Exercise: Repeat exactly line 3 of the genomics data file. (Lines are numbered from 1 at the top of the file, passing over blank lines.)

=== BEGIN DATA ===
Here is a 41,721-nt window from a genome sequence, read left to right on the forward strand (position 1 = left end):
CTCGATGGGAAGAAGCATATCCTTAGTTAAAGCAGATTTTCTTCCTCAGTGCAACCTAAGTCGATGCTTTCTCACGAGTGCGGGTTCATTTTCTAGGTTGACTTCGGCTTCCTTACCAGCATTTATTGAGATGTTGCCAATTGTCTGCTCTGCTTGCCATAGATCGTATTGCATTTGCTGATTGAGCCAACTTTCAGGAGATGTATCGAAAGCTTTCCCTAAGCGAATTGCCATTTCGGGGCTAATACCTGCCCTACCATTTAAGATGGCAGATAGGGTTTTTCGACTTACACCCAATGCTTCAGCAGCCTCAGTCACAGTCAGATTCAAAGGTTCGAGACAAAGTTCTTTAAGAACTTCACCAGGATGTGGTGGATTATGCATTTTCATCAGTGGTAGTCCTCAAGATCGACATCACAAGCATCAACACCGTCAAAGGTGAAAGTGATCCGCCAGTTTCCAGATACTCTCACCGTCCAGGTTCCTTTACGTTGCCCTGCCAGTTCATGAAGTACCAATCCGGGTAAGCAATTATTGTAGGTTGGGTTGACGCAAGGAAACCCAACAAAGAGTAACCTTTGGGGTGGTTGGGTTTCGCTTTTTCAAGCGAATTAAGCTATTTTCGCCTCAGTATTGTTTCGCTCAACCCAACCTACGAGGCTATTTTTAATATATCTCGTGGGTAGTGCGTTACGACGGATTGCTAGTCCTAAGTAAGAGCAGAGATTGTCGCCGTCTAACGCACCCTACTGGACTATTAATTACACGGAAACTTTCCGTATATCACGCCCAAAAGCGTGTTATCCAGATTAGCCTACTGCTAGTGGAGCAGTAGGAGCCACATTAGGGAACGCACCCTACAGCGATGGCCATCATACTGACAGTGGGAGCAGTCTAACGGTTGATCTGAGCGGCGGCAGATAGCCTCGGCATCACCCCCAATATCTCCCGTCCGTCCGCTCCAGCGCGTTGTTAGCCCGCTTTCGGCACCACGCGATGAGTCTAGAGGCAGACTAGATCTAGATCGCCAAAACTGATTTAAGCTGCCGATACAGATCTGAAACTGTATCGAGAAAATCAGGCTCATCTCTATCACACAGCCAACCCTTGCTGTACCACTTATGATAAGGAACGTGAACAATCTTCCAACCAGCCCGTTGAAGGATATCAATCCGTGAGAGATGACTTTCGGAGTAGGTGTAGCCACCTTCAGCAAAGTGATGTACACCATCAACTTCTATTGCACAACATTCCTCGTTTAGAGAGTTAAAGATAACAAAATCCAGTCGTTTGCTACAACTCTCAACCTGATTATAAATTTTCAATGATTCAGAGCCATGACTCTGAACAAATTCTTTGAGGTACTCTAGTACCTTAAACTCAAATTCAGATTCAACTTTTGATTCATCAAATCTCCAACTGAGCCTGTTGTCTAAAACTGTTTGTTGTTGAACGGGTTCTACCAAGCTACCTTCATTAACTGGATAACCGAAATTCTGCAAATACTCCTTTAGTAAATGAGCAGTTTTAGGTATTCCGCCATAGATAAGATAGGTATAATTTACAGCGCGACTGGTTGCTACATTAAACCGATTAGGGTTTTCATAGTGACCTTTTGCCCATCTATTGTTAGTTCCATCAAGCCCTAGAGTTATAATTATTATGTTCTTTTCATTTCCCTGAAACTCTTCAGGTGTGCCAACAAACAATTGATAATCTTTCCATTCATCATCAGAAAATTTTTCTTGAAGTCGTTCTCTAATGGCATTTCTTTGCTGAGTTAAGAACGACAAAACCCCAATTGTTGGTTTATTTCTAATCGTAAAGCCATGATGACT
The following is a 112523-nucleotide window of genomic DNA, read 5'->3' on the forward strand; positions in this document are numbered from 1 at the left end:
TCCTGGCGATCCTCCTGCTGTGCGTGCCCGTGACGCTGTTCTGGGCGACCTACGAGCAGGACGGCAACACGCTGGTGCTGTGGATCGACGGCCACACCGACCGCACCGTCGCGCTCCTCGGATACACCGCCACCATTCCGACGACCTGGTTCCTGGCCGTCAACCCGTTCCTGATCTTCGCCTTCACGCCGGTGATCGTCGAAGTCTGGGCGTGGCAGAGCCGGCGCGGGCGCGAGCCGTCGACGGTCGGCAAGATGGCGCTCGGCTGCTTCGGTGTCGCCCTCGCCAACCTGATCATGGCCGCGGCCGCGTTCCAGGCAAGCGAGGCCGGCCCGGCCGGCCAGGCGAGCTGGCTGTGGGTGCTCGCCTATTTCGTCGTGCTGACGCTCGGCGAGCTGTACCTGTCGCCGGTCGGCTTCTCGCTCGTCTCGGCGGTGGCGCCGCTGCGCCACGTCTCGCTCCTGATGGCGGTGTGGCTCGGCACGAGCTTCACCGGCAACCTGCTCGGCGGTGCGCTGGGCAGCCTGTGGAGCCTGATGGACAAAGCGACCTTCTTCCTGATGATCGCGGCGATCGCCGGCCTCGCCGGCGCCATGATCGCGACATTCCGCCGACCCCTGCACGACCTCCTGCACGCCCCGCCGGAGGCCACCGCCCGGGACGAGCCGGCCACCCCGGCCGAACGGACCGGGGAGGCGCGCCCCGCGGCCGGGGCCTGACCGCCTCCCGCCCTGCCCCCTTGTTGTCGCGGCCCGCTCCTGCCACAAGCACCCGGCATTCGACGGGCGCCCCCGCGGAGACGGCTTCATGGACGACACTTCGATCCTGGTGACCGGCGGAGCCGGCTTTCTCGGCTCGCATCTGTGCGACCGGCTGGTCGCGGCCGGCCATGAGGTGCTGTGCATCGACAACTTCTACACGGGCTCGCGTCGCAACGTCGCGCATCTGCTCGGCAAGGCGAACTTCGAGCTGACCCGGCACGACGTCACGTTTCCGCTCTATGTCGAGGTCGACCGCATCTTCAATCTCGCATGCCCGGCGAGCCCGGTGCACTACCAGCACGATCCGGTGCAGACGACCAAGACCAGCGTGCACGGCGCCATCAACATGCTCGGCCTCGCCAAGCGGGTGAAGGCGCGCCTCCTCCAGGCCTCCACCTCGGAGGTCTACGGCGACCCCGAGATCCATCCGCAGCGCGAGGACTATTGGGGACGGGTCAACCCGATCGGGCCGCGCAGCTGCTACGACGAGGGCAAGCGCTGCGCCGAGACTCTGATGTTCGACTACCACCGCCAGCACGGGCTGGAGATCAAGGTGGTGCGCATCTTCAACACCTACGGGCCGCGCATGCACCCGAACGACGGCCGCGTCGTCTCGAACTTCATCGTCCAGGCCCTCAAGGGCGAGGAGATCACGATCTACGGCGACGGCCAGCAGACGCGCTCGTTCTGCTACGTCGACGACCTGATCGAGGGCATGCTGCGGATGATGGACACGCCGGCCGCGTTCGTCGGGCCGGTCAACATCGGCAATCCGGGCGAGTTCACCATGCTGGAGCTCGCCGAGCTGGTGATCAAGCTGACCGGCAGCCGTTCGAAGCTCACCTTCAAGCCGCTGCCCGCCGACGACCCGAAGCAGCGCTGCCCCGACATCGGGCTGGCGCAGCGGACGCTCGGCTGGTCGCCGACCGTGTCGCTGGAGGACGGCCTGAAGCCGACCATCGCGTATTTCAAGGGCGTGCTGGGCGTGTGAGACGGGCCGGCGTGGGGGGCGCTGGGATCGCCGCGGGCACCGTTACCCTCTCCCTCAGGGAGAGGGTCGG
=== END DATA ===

The following is a 112523-nucleotide window of genomic DNA, read 5'->3' on the forward strand; positions in this document are numbered from 1 at the left end: